Minimizing Spray Programs for Control of Grape Disease Based on Phenological Stages of Susceptibility 1997
Project Leader: Wayne Wilcox
1. Determine the optimum timing and minimum number of sprays to reliably control black rot.
2. Determine whether two fungicide sprays applied immediately before bloom and 2 wk later can provide acceptable commercial control of powdery mildew on 'Concord' fruit if good spray coverage is obtained.
3. Determine whether a program of MKP and a DMI fungicide can provide acceptable control of powdery mildew on a highly susceptible grape cultivar, by targeting a the DMI during the period of maximum fruit susceptibility.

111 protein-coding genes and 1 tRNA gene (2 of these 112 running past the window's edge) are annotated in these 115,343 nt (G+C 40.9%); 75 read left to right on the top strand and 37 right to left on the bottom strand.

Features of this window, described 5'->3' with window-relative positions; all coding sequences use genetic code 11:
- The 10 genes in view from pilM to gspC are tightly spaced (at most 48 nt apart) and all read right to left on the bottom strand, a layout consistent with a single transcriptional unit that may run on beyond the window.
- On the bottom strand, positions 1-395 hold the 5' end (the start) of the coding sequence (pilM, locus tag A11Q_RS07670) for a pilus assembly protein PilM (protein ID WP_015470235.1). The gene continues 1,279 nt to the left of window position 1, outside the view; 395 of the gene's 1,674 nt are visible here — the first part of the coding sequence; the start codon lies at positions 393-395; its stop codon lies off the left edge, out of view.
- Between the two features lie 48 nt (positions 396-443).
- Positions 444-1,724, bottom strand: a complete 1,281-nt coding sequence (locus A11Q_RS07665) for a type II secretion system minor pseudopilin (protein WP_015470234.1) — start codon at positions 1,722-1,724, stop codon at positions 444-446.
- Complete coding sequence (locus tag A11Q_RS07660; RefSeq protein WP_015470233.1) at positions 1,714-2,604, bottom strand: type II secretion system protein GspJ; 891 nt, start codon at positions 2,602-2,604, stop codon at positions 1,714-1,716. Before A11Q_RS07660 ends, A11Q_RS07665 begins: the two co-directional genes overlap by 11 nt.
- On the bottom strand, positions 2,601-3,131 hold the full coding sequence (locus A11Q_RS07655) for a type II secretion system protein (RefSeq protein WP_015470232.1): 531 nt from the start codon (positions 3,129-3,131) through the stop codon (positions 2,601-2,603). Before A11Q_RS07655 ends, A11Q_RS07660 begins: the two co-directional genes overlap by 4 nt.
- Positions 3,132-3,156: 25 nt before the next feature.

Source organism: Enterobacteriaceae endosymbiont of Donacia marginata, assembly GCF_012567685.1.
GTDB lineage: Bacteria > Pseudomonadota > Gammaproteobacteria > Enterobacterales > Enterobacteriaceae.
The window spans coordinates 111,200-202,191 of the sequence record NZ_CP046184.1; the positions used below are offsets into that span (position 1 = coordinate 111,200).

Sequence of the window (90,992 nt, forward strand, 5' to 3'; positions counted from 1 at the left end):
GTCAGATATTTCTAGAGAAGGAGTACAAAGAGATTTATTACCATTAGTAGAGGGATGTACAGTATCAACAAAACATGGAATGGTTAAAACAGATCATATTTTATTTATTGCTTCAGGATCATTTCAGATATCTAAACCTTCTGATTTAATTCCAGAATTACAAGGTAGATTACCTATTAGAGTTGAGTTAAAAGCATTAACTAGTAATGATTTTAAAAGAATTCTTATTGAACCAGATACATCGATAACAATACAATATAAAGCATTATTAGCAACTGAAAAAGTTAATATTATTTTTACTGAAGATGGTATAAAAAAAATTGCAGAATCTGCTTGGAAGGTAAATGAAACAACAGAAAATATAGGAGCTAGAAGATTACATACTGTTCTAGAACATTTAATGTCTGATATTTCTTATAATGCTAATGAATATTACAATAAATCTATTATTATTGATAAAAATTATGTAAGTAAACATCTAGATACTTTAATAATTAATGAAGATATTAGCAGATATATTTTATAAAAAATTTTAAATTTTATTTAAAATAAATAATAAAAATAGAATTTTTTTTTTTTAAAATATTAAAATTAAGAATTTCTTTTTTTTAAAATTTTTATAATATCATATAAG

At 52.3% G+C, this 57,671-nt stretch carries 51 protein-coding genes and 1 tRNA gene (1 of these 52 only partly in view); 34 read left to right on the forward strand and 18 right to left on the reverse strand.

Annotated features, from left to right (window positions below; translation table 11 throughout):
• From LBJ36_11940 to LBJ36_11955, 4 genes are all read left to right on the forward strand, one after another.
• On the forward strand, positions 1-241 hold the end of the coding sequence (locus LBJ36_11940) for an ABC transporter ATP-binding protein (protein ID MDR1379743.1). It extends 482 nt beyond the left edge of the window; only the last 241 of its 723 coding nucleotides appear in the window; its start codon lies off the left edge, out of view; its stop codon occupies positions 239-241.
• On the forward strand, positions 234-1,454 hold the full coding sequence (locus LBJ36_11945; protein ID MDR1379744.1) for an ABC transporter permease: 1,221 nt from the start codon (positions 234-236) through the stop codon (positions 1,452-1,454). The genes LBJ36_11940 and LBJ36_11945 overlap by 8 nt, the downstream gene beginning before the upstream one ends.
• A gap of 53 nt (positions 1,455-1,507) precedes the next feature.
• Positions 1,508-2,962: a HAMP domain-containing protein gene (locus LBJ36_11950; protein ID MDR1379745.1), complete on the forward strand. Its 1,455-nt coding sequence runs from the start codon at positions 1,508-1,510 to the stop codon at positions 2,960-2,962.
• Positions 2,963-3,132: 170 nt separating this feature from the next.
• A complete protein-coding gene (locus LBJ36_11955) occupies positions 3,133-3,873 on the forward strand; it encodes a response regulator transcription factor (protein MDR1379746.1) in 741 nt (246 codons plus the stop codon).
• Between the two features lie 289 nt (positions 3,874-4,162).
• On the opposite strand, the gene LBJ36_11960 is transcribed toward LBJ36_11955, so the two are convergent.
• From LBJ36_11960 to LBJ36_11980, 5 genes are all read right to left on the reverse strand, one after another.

The critical sprays for the management of black rot were the one applied at immediate prebloom and the first two applied postbloom. If these three were applied, all other sprays were superfluous. Similarly, the critical sprays for the management of powdery mildew were those applied from bloom through fruit set. Although later fungicide sprays can still be beneficial (particularly for the grape foliage), they appear to be much less critical and might be replaced with alternative control measures. Midsummer applications of the fertilizer monopotassium phosphate to plant leaves were as effective as standard fungicides when integrated into a program using conventional fungicides in the critical fruit-set period beforehand.